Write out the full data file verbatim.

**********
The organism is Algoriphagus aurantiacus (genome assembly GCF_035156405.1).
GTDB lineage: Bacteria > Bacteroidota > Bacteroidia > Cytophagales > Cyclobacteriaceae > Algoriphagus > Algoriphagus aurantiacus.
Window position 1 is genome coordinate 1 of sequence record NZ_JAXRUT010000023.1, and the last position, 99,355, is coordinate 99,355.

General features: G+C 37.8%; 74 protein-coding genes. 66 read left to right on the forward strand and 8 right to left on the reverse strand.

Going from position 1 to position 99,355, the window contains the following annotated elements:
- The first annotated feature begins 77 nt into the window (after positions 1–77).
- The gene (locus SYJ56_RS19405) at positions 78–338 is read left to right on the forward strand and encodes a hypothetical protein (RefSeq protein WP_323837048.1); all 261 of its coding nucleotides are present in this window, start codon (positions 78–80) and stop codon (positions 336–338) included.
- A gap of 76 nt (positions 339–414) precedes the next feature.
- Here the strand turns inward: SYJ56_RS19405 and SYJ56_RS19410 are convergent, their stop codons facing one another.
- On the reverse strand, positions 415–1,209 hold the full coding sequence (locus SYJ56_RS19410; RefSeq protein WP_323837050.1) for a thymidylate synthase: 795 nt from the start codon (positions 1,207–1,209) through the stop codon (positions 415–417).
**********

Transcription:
The organism is Algoriphagus aurantiacus (genome assembly GCF_035156405.1).
GTDB lineage: Bacteria > Bacteroidota > Bacteroidia > Cytophagales > Cyclobacteriaceae > Algoriphagus > Algoriphagus aurantiacus.
Window position 1 is genome coordinate 1 of sequence record NZ_JAXRUT010000023.1, and the last position, 99,355, is coordinate 99,355.

General features: G+C 37.8%; 74 protein-coding genes. 66 read left to right on the forward strand and 8 right to left on the reverse strand.

Going from position 1 to position 99,355, the window contains the following annotated elements:
- The first annotated feature begins 77 nt into the window (after positions 1–77).
- The gene (locus SYJ56_RS19405) at positions 78–338 is read left to right on the forward strand and encodes a hypothetical protein (RefSeq protein WP_323837048.1); all 261 of its coding nucleotides are present in this window, start codon (positions 78–80) and stop codon (positions 336–338) included.
- A gap of 76 nt (positions 339–414) precedes the next feature.
- Here the strand turns inward: SYJ56_RS19405 and SYJ56_RS19410 are convergent, their stop codons facing one another.
- On the reverse strand, positions 415–1,209 hold the full coding sequence (locus SYJ56_RS19410; RefSeq protein WP_323837050.1) for a thymidylate synthase: 795 nt from the start codon (positions 1,207–1,209) through the stop codon (positions 415–417).